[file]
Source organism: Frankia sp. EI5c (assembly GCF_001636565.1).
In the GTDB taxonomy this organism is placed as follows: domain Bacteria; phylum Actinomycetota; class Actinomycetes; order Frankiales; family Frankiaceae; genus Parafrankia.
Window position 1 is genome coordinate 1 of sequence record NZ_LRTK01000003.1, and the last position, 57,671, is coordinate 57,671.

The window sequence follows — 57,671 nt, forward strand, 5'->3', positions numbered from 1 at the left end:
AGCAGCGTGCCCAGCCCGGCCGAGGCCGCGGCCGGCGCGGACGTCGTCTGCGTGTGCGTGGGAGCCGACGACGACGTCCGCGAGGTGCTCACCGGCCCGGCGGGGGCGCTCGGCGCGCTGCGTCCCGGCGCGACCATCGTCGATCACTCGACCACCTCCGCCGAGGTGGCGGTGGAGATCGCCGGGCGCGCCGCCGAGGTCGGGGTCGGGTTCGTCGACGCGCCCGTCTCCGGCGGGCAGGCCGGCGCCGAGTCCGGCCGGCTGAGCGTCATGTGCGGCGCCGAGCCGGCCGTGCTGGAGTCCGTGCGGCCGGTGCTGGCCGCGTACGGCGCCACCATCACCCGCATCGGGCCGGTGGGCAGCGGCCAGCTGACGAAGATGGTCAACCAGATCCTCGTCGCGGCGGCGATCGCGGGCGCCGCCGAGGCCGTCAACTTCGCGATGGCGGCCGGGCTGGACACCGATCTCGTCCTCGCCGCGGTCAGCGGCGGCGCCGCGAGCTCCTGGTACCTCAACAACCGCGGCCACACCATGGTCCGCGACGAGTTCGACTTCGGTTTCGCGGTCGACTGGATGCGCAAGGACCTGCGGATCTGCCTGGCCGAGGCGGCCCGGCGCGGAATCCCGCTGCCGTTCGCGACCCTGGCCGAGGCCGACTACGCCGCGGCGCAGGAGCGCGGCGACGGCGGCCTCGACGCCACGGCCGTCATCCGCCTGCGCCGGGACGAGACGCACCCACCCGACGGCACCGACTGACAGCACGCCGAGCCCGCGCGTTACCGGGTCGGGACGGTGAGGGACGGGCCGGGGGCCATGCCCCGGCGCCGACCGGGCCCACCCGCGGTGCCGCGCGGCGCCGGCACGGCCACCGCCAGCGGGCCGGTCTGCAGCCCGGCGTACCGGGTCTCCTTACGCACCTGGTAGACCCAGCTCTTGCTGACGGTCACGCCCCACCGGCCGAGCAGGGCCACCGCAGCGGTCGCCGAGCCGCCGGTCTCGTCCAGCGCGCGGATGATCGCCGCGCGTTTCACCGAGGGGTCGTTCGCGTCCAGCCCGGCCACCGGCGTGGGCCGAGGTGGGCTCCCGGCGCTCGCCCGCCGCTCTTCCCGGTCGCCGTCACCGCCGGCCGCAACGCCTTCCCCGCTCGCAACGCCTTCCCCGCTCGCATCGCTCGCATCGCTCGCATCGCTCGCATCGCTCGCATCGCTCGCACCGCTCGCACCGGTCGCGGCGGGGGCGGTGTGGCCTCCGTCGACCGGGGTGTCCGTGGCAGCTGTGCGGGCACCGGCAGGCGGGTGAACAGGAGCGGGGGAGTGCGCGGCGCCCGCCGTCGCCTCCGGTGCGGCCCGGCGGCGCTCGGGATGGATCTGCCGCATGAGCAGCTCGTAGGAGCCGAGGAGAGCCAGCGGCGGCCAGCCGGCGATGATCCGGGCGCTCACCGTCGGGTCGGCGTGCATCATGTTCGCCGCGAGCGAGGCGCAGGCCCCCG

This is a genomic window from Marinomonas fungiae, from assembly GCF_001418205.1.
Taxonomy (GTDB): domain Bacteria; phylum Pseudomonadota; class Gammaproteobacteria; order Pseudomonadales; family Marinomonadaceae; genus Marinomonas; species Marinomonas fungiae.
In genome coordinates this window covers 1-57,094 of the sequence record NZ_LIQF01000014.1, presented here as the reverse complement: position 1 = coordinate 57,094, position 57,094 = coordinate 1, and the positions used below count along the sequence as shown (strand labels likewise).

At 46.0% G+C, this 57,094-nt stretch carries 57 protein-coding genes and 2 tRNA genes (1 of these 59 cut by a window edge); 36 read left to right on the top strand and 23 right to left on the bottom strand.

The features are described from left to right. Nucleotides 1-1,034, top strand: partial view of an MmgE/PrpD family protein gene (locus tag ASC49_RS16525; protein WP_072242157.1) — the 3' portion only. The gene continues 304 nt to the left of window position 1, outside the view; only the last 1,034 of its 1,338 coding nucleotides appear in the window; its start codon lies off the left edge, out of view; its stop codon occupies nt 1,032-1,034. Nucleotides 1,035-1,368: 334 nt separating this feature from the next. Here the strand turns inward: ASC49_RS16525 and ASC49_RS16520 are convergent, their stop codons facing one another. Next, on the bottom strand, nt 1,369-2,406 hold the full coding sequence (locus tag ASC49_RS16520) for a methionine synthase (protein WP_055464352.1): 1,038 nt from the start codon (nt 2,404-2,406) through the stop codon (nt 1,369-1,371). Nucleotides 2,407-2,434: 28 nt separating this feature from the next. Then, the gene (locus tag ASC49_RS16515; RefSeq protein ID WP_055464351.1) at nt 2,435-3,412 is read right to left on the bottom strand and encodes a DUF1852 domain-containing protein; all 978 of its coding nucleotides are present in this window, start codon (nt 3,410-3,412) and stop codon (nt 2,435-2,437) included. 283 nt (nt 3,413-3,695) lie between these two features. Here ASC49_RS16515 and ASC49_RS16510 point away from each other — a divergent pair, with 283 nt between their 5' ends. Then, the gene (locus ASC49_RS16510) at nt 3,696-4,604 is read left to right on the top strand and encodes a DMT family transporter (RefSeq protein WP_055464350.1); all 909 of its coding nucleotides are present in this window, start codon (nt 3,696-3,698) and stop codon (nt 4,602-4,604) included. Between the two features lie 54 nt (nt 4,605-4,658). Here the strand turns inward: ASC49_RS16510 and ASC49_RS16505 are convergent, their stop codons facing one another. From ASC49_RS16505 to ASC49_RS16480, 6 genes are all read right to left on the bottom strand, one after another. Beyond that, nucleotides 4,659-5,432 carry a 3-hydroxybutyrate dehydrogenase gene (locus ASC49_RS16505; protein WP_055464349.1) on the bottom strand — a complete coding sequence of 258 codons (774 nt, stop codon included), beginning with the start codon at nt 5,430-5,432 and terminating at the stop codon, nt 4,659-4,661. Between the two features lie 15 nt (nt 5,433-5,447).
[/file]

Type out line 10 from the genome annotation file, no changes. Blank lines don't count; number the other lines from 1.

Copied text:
The features are described from left to right. Nucleotides 1-1,034, top strand: partial view of an MmgE/PrpD family protein gene (locus tag ASC49_RS16525; protein WP_072242157.1) — the 3' portion only. The gene continues 304 nt to the left of window position 1, outside the view; only the last 1,034 of its 1,338 coding nucleotides appear in the window; its start codon lies off the left edge, out of view; its stop codon occupies nt 1,032-1,034. Nucleotides 1,035-1,368: 334 nt separating this feature from the next. Here the strand turns inward: ASC49_RS16525 and ASC49_RS16520 are convergent, their stop codons facing one another. Next, on the bottom strand, nt 1,369-2,406 hold the full coding sequence (locus tag ASC49_RS16520) for a methionine synthase (protein WP_055464352.1): 1,038 nt from the start codon (nt 2,404-2,406) through the stop codon (nt 1,369-1,371). Nucleotides 2,407-2,434: 28 nt separating this feature from the next. Then, the gene (locus tag ASC49_RS16515; RefSeq protein ID WP_055464351.1) at nt 2,435-3,412 is read right to left on the bottom strand and encodes a DUF1852 domain-containing protein; all 978 of its coding nucleotides are present in this window, start codon (nt 3,410-3,412) and stop codon (nt 2,435-2,437) included. 283 nt (nt 3,413-3,695) lie between these two features. Here ASC49_RS16515 and ASC49_RS16510 point away from each other — a divergent pair, with 283 nt between their 5' ends. Then, the gene (locus ASC49_RS16510) at nt 3,696-4,604 is read left to right on the top strand and encodes a DMT family transporter (RefSeq protein WP_055464350.1); all 909 of its coding nucleotides are present in this window, start codon (nt 3,696-3,698) and stop codon (nt 4,602-4,604) included. Between the two features lie 54 nt (nt 4,605-4,658). Here the strand turns inward: ASC49_RS16510 and ASC49_RS16505 are convergent, their stop codons facing one another. From ASC49_RS16505 to ASC49_RS16480, 6 genes are all read right to left on the bottom strand, one after another. Beyond that, nucleotides 4,659-5,432 carry a 3-hydroxybutyrate dehydrogenase gene (locus ASC49_RS16505; protein WP_055464349.1) on the bottom strand — a complete coding sequence of 258 codons (774 nt, stop codon included), beginning with the start codon at nt 5,430-5,432 and terminating at the stop codon, nt 4,659-4,661. Between the two features lie 15 nt (nt 5,433-5,447).